The exterior and some of the interiors of the monastery seen in the film were constructed as a replica on a hilltop outside Rome, and ended up being the biggest exterior set built in Europe since Cleopatra. Many of the interiors were shot at Eberbach Abbeymarker, Germany. Most props, including period illuminated manuscripts, were produced specifically for the film.


The film did poorly at the box office in the United States, playing at only 176 theatres and grossing only $7.2 million in return on a $17 million budget. It received generally negative reviews upon its release, from American and Italian critics. It was popular in many parts of Europe, however, with a worldwide gross of over $77 million.


  • The film was awarded the César for best foreign film.
  • The film was awarded two BAFTAs. Sean Connery for best actor, and Hasso von Hugo won Best Make Up Artist.

Major changes from the book

  • The film has a simpler plot, with more action in it.

  • In the book, Adso of Melk is a Benedictine novice, whereas in the movie he is a Franciscan.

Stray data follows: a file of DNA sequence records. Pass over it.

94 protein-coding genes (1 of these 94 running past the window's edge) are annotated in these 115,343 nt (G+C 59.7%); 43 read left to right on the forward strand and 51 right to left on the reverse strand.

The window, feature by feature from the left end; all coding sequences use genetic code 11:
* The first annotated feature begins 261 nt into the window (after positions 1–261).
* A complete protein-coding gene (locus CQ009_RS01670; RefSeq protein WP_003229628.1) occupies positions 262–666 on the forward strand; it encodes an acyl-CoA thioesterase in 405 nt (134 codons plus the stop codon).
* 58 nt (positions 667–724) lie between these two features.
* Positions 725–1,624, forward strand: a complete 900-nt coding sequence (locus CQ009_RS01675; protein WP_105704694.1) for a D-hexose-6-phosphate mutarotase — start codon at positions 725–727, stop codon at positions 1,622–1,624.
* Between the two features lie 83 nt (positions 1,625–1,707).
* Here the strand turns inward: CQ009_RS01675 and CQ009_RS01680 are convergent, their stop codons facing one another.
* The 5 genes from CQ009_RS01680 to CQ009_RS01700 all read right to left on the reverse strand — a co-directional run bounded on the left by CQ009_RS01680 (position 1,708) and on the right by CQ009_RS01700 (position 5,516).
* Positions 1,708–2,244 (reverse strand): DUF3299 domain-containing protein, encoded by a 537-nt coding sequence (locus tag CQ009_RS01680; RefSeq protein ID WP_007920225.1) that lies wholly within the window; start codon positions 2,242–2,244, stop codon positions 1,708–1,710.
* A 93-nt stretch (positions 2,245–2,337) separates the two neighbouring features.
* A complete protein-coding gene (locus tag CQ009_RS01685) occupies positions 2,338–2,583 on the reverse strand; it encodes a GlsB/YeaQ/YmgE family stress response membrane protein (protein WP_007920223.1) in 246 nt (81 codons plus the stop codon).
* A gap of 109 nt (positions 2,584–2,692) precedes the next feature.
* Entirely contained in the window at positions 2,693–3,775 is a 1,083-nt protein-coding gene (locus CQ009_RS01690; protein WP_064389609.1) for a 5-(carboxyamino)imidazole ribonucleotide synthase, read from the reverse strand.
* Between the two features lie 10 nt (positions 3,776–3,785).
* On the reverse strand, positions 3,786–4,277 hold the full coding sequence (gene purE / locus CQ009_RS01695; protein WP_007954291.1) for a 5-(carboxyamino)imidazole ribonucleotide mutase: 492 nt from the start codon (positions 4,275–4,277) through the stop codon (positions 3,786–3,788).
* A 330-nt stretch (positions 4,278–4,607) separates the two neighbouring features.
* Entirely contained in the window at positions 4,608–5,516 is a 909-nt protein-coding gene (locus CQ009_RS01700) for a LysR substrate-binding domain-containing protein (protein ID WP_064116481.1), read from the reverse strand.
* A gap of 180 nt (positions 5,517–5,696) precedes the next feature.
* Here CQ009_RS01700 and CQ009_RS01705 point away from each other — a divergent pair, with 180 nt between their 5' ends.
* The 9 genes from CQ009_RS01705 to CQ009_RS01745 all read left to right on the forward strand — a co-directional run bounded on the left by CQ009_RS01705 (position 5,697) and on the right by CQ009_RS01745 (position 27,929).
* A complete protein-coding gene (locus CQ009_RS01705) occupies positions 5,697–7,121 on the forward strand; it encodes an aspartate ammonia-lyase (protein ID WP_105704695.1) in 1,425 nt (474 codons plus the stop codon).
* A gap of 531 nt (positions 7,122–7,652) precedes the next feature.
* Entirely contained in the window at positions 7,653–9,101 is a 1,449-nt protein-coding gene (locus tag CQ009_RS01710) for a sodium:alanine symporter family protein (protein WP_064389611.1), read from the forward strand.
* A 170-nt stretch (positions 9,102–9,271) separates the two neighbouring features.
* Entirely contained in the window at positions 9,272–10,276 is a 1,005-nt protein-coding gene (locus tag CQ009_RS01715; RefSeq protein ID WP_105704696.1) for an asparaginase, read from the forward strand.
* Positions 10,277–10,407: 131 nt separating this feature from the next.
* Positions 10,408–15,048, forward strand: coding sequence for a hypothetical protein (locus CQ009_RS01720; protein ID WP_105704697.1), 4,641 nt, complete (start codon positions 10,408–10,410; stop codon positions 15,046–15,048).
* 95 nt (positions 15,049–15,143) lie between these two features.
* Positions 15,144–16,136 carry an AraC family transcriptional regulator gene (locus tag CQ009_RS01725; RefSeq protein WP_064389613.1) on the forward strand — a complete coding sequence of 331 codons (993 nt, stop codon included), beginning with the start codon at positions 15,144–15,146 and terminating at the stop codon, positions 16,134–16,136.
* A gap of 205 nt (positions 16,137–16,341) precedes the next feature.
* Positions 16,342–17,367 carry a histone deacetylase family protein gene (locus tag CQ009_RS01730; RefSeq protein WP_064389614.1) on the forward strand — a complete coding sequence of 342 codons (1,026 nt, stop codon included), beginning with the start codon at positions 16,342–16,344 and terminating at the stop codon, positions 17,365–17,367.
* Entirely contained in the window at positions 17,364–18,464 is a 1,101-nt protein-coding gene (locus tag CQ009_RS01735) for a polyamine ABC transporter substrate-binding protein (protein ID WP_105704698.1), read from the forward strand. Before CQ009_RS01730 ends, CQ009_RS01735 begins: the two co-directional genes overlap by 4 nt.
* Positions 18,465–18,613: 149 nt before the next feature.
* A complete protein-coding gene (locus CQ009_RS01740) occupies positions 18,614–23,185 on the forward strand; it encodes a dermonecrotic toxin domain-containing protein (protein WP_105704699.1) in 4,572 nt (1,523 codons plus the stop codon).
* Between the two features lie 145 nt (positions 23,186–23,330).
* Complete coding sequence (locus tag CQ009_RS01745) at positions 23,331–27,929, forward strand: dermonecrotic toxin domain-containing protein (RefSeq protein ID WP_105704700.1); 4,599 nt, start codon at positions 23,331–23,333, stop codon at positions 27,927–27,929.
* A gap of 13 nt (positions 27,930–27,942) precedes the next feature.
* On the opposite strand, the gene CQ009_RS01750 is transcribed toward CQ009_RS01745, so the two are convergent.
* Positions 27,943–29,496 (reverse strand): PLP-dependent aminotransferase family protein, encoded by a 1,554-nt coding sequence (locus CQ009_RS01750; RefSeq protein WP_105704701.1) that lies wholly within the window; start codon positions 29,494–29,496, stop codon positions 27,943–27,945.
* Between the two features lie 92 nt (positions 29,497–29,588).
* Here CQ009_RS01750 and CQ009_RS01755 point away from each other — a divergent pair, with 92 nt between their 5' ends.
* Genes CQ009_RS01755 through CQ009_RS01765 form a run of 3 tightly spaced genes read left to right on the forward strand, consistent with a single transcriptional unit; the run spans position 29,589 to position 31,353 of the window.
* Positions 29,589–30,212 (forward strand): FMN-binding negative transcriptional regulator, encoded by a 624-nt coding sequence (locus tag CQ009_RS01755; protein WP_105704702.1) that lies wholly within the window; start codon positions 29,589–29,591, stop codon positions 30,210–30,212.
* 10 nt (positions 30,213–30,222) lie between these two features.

• A lengthy dream sequence near the end (Terce of the sixth day) dreamt by Adso is non-existent in the film. It is mostly based, William tells Adso, on the Coena Cypriani, which illustrates a comedic assembly of many biblical characters. There are several versions, one of which is found bound together with Aristotle's Poetics, and its popularity shows how comedy attracts the attention of the young. Adso was very familiar with this text; Jorge was disgusted by it.

  • In the book, the Abbot explicitly assigns William as an investigator and orders everyone to help him if he requests something. He also explicitly tells that entering the aedificium is forbidden in the evenings.

  • A major character (and suspect) from the book is omitted in the film adaptation: Benno of Uppsala, who even joins William and Adso for a short period of their investigation. He runs into the library as the abbey burns, presumably dying when the floor collapses.